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 Post subject: Legend questions from potential buyer
PostPosted: Tue Aug 15, 2006 9:27 pm 
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I'm considering getting a Legend to use with my Macs. I've been looking for a quality keyboard with dark keys, lettering that doesn't wear off, and a solid construction, but most of the keyboards I've come across with Mac-specific keycaps are white (and show dirt very quickly!) and/or use a cheapo clear plastic to mimic Apple's keyboards.

I (briefly) owned a Matias TactilePro, which also used mechanical key switches and claimed to be a high-end keyboard for the Macintosh. However, I was decidedly less than happy with it and want to make sure I don't have the same problems if I order a Legend.

• Has anyone had problems with "shadow keys" with the Legend?
Basically, this is a documented problem with the TactilePro and a few similar keyboards (including, apparently, the StudioBoard Kensington made until recently) where something about the design of the circuit boards used meant that certain key combos would not register when they were pressed in. I don't think this is acceptable in a "high end" keyboard that I'm paying $90+ for, and I came across it after about a day of trying it out, so I wound up trading in the Matias for a cheaper membrane-based keyboard that didn't do this.

• How easy/hard is the Legend on your wrists compared to an average-quality keyboard with membrane switches?
After a day of intense note-taking at lectures, the TactilePro actually seemed to exacerbate the soreness in my wrists despite having easier keypresses than my spongy white Apple keyboard, but I've also come across a few complaints on the web that suggest it's probably something about the construction of that particular keyboard rather than a trait of mechanical switches in general.

• Finally, what's the simplest little utility I can use to switch the Win/Command and Alt/Option keys to the standard Mac positions? This won't be a problem with my laptop (a MacBook running Tiger), but my PowerMac will be staying on OS 10.3, which doesn't have the ability to switch these keys built into the OS.

Thank you in advance for any advice :)


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 Post subject:
PostPosted: Wed Aug 16, 2006 8:30 am 
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Hello,
To answer a few of your questions, the characters on the keys will most definitely not wear off as your have experienced before.

What you call "shadow keys" we call "phantom keys." The engineer recognized this as a potential problem early on and was able to re-design some circuitry so that when multiple keys are pressed at once, when gaming, for example, the function is as it should be and the correct keys are registering.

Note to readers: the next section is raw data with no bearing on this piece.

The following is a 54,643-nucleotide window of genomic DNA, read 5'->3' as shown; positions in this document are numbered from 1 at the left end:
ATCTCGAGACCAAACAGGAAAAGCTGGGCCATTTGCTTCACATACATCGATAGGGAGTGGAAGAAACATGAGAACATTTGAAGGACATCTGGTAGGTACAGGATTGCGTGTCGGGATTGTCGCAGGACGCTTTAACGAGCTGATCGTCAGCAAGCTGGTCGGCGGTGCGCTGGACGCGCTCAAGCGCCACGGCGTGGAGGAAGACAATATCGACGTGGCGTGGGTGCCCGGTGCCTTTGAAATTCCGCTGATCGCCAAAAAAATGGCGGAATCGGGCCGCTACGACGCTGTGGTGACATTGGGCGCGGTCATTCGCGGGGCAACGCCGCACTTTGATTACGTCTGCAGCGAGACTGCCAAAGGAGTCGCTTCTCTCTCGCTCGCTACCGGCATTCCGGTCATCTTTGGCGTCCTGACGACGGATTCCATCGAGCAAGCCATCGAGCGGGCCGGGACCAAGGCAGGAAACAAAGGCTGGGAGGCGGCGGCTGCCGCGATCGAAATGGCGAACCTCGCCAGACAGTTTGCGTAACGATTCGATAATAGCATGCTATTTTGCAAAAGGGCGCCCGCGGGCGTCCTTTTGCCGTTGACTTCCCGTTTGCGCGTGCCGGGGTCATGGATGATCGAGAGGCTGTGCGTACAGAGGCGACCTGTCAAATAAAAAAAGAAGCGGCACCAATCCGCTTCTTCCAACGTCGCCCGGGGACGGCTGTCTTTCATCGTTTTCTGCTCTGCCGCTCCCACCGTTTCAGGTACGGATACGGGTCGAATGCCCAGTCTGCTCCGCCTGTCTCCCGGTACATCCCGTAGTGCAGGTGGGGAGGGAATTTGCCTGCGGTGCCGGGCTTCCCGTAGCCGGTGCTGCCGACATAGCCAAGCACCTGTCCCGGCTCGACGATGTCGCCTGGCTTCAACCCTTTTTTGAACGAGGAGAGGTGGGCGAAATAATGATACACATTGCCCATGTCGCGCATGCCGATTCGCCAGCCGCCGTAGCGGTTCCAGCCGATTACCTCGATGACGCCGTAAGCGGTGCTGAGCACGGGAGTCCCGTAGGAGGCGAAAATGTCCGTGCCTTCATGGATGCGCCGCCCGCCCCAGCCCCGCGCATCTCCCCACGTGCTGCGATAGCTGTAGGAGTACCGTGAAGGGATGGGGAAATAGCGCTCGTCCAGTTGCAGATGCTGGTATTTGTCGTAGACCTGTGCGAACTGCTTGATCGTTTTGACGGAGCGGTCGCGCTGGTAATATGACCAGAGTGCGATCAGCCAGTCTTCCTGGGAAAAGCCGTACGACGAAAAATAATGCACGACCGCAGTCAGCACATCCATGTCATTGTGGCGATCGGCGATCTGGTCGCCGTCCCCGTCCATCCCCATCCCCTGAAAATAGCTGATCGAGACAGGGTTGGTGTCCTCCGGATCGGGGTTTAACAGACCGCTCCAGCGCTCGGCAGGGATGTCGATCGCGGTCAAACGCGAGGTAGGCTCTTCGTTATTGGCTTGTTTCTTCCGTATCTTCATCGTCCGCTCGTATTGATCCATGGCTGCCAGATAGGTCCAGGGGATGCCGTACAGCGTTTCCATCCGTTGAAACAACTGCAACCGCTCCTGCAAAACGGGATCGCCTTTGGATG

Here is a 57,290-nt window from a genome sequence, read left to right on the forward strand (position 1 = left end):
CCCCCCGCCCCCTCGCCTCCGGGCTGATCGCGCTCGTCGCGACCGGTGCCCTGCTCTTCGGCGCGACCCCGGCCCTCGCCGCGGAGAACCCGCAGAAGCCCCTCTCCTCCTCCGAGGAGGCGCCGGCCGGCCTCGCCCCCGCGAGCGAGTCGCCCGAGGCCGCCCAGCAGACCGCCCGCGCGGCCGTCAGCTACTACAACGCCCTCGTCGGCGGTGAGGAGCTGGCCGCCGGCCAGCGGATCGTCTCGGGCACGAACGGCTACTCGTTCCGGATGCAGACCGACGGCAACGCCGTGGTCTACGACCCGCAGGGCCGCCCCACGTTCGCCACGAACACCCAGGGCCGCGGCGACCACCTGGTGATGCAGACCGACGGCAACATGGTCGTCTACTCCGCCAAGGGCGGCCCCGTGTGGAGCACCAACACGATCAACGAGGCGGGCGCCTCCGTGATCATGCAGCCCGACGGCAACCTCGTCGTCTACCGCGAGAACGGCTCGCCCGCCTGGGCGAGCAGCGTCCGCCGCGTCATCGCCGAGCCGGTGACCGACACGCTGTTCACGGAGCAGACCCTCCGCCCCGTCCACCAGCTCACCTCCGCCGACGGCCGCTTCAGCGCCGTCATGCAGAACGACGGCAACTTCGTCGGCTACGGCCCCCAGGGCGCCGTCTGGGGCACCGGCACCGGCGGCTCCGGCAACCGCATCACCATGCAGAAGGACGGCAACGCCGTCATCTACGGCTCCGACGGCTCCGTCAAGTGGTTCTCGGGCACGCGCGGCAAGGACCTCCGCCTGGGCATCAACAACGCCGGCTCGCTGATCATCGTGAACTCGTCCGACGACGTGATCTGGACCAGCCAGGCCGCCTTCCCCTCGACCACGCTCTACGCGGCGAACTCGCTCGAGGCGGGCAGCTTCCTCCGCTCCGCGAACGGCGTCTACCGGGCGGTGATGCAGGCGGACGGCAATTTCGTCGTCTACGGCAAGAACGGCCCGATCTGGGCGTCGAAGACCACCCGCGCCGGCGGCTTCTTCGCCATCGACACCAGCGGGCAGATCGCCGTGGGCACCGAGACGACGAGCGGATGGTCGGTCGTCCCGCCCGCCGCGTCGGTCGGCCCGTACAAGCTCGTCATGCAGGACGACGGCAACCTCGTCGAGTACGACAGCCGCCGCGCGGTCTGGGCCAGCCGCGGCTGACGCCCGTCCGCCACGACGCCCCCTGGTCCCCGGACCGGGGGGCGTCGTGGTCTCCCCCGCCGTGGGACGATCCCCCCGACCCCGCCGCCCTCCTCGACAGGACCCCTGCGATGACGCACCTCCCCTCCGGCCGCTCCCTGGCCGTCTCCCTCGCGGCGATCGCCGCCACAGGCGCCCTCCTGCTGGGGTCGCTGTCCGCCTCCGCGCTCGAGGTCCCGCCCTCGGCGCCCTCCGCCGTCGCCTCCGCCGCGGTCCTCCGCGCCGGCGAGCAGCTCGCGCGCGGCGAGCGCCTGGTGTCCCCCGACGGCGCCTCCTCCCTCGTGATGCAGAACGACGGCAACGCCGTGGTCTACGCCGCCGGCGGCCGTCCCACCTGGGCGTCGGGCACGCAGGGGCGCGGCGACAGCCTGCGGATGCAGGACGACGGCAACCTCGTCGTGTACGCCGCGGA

For the other question regarding how easy/hard it is on your wrist, I will defer to our happy population of Deck owners. They will give you a better opinion than I could.......Deck Girl Amy


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 Post subject:
PostPosted: Wed Aug 16, 2006 7:29 pm 
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deckAdmin wrote:
Hello,
To answer a few of your questions, the characters on the keys will most definitely not wear off as your have experienced before.

What you call "shadow keys" we call "phantom keys." The engineer recognized this as a potential problem early on and was able to re-design some circuitry so that when multiple keys are pressed at once, when gaming, for example, the function is as it should be and the correct keys are registering.


Great!

For awhile, I was apprehensive that I'd wind up shelling out tons of money for another high-end keyboard, only to find out that I couldn't hit certain hotkeys that I use on a daily basis without using some sort of sticky keys program (like some people have done with the Matias and Kensington keyboards).

And I'm sick of getting cheap keyboards, only to find that some of the lettering either scratches or wears off in a couple of months...


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 Post subject:
PostPosted: Wed Aug 16, 2006 8:52 pm 
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Location: Kenosha, WI
The keycaps on a Deck keyboard are unique compared to your standard keyboard in the respect that the letters are actually 'inside' the keycap itself. We use a high-pressure process where the ink is shot into the plastic, meaning for the letters to rub off, you would have to wear through the plastic almost entirely.

My personal belief after building these every day and working with them is that you will never in your lifetime wear out the letters.

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Deck Guy Adam
http://www.deckkeyboards.com - The best backlit keyboards on Earth
http://www.tg3electronics.com - Parent company of Deck, leaders in custom industrial keyboards


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